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Old Oct 10, 2008, 12:48 AM   #11
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Here are some JPEG's produced from RAW files I shot this evening.

The includedSilkypix program isn't necessarily the easiest RAW conversion programI've ever worked with, as there are several sliders where I had little idea what they were going to do, especially in the noise reduction filter, until I enlarged the image to get a closer look at what was happening as I adjusted the values. Even at that, I still didn't get some images to look they way I wanted, but it worked OK enough, at least for now.

Obviously, the higher ISO images are the ones that give the most trouble, and I erred on the side of retaining as muchdetail as possibleat ISO 400, atthe expense of putting up with a little grain/noise, which at normal viewing sizes works very well.







These last two were shot at ISO 125 using the Auto ISO setting and weremuch easier files to work with..




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Old Oct 10, 2008, 7:13 PM   #12
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Hi Greg,

Now you've confused me too. The shot of the buildings behind the banners is a little out of focus, and as you say, that can be accounted for because of their relative distance, but that doesn't explain why the buildings on the right, which are obviously behind the ones on the left, are again in focus. They should be further out of focus then the ones on the left, shouldn't they? In fact, that's what I thought you were focusing on in the first place, the larger building to the right. Is it possible that the camera actually did focus on that? It seems to be the most "in focus" thing in the picture. I think the banners are not as sharp as they should be, maybe even more out than the building behind it. If so, it would all make sense, except that the camera focused on the wrong thing.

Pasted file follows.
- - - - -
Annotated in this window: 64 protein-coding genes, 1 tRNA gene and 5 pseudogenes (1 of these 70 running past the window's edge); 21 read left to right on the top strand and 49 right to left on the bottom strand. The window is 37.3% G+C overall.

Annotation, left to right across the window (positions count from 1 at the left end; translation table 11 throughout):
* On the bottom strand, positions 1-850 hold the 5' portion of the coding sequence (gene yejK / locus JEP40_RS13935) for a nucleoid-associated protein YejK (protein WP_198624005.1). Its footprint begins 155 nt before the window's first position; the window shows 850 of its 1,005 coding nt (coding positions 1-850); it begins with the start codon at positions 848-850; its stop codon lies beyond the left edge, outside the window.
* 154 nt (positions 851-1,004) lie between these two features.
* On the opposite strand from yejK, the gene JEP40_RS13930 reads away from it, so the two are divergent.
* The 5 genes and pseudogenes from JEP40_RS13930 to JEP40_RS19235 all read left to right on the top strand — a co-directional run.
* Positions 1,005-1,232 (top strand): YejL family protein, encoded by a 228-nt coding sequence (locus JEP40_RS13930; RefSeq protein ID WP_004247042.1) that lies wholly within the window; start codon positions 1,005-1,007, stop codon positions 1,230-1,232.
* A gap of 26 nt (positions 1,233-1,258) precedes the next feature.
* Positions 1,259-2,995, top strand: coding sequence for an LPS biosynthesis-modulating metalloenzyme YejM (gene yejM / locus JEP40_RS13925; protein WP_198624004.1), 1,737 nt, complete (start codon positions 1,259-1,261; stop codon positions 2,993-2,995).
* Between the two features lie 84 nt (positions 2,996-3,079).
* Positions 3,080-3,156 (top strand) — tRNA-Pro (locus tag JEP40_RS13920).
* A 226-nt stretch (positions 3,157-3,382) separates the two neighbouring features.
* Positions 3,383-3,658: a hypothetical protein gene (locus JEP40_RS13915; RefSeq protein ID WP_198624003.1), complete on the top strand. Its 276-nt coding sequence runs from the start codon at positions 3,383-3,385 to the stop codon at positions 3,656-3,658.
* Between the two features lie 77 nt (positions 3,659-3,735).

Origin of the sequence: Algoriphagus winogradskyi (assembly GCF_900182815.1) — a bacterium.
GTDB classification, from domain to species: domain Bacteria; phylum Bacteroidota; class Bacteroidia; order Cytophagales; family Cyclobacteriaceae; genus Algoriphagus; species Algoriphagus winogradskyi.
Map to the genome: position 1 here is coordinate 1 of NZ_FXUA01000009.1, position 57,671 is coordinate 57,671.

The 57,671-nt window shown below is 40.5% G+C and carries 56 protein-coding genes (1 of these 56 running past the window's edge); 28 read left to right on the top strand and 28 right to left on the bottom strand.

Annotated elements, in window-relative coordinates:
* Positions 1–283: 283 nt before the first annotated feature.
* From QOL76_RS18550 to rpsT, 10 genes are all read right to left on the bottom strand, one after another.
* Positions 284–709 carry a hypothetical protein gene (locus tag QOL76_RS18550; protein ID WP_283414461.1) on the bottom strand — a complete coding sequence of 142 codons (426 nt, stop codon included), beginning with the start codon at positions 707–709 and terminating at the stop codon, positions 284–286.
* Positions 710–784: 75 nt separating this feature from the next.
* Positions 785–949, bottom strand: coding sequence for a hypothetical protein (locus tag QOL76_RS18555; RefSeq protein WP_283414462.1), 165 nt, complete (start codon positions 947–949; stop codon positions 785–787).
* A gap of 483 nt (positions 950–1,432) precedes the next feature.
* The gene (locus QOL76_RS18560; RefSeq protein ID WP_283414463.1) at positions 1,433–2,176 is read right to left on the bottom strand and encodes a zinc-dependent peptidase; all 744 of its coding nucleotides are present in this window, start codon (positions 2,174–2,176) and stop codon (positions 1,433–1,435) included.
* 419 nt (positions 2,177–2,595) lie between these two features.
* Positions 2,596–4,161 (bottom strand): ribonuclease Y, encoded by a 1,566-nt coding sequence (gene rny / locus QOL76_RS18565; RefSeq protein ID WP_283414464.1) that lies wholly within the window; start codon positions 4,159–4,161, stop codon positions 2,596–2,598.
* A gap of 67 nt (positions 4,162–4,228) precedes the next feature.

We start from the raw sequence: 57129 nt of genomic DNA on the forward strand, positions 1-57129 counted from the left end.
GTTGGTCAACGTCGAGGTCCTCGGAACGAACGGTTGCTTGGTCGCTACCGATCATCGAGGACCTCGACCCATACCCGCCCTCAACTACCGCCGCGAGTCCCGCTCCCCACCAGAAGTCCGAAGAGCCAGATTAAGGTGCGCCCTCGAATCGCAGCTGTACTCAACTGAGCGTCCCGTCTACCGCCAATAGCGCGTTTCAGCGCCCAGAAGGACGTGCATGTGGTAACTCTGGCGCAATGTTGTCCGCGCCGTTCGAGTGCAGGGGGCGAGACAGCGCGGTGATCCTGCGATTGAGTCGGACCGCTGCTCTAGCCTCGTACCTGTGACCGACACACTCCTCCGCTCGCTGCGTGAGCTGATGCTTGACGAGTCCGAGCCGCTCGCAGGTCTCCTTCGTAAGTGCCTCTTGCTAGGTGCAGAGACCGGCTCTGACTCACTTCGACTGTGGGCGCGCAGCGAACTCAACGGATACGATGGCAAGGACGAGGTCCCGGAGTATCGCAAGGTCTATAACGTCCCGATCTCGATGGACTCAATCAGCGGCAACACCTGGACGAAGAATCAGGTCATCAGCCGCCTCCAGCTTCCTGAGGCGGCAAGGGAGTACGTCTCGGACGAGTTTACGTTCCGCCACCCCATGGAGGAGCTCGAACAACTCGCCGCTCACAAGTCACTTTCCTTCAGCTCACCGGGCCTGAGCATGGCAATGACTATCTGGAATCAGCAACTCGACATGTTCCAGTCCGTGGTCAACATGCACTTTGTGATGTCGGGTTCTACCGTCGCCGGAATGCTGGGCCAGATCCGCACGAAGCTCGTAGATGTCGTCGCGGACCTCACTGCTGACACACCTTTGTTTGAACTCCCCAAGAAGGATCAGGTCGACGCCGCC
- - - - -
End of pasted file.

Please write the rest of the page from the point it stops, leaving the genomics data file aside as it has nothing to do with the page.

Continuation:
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Old Oct 10, 2008, 8:46 PM   #13
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Sometimes it can be hard to see because the sensors on these cameras are so darn small the depth of field is huge, even at longer focal lengths.

I did focus on the banners, as I was using the spot focus point dead center and placed it over the banner when I focussed, then re-composed and shot. The bannersare fairly dark so it's hard to see. Both buildings are several blocks beyond the banners, there's even a sunken8 lane highway in between,and well beyond the focus distance. Had I only been a few feet away from the banners when I shot the picture, the degree of out-of-focus the background would have been would have been much higher, but I was several yards away from them too.
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Old Oct 15, 2008, 1:47 AM   #14
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Here are a couple of additional RAW files, shot at ISO 400 and processed in Silkypix.

After messing with these two off and on for a few days, I finally figured there needed to be a tone curve adjustment in addition to tweeking the noise filter settings. The two used together (tone curves and noise filters) do a decent job with these higher ISO images...